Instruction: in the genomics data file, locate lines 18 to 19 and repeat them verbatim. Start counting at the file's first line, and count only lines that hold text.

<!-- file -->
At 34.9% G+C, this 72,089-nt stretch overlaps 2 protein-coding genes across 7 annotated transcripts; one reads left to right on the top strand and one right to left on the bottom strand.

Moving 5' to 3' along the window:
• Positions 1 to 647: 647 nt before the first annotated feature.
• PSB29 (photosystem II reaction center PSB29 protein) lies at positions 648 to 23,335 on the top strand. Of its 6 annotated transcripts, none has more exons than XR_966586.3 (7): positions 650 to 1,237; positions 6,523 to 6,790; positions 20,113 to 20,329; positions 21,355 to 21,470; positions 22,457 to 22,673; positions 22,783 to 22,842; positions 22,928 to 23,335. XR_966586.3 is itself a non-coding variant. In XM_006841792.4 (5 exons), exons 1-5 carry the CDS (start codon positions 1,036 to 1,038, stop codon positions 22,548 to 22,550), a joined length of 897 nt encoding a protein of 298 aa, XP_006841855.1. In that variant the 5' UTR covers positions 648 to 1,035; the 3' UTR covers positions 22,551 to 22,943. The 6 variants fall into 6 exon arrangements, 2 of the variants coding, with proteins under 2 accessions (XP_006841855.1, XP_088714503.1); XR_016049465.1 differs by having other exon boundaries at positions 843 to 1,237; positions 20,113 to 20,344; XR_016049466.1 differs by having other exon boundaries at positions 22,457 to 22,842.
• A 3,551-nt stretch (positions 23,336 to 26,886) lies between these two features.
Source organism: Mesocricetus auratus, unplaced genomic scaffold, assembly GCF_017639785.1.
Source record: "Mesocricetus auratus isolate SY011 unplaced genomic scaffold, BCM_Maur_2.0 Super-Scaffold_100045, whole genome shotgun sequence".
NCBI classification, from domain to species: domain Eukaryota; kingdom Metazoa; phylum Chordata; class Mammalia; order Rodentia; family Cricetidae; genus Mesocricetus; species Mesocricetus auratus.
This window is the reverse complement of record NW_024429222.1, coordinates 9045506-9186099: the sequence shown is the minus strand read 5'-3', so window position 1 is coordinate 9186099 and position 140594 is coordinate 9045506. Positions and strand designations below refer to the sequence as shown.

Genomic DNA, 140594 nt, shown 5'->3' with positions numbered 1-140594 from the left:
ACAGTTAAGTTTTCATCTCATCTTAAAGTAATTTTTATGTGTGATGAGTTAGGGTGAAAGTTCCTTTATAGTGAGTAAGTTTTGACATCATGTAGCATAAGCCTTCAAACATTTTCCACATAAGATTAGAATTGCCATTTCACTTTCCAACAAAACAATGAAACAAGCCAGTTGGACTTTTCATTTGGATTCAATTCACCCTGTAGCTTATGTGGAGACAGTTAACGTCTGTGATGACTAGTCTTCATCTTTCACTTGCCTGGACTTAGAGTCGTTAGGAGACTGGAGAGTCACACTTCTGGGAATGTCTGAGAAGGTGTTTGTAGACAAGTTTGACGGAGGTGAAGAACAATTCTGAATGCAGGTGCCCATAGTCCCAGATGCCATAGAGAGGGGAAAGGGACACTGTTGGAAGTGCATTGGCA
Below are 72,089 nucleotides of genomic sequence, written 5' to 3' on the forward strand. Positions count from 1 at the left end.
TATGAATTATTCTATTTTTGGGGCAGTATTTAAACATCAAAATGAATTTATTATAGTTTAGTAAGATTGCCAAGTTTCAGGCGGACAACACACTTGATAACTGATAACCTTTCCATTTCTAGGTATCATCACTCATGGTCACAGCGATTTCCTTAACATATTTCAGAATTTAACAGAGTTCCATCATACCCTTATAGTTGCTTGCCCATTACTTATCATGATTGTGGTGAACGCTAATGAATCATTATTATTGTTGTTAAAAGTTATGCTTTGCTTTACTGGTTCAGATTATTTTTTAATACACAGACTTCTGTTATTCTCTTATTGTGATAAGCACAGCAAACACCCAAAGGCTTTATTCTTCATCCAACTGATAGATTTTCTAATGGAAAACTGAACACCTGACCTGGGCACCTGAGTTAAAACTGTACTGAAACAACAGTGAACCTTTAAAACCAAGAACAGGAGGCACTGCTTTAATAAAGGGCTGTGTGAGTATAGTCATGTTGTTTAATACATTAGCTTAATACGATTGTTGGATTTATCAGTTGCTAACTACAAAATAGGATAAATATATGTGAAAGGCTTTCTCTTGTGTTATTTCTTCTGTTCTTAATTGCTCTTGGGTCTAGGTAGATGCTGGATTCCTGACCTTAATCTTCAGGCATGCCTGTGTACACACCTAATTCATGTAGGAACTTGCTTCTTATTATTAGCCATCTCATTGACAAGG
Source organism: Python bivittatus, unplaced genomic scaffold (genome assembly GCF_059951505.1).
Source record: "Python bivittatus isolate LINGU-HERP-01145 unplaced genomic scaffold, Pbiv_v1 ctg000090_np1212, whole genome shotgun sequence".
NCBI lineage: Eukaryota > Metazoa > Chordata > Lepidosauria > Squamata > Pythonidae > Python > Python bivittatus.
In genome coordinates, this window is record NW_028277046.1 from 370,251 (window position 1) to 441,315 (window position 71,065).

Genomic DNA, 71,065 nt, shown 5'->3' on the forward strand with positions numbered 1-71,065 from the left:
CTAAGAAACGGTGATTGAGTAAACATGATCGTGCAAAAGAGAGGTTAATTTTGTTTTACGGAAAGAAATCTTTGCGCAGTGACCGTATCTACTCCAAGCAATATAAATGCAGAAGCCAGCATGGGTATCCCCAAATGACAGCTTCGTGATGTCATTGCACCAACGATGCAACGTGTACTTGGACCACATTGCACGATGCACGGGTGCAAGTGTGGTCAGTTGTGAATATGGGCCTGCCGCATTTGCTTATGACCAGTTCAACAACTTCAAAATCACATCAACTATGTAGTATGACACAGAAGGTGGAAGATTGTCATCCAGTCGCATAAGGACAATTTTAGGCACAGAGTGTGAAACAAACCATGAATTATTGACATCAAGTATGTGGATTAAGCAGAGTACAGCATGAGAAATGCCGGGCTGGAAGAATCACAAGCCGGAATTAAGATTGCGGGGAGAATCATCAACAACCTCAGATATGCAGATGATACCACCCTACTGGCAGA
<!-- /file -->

Genomic DNA, 71,065 nt, shown 5'->3' on the forward strand with positions numbered 1-71,065 from the left:
CTAAGAAACGGTGATTGAGTAAACATGATCGTGCAAAAGAGAGGTTAATTTTGTTTTACGGAAAGAAATCTTTGCGCAGTGACCGTATCTACTCCAAGCAATATAAATGCAGAAGCCAGCATGGGTATCCCCAAATGACAGCTTCGTGATGTCATTGCACCAACGATGCAACGTGTACTTGGACCACATTGCACGATGCACGGGTGCAAGTGTGGTCAGTTGTGAATATGGGCCTGCCGCATTTGCTTATGACCAGTTCAACAACTTCAAAATCACATCAACTATGTAGTATGACACAGAAGGTGGAAGATTGTCATCCAGTCGCATAAGGACAATTTTAGGCACAGAGTGTGAAACAAACCATGAATTATTGACATCAAGTATGTGGATTAAGCAGAGTACAGCATGAGAAATGCCGGGCTGGAAGAATCACAAGCCGGAATTAAGATTGCGGGGAGAATCATCAACAACCTCAGATATGCAGATGATACCACCCTACTGGCAGA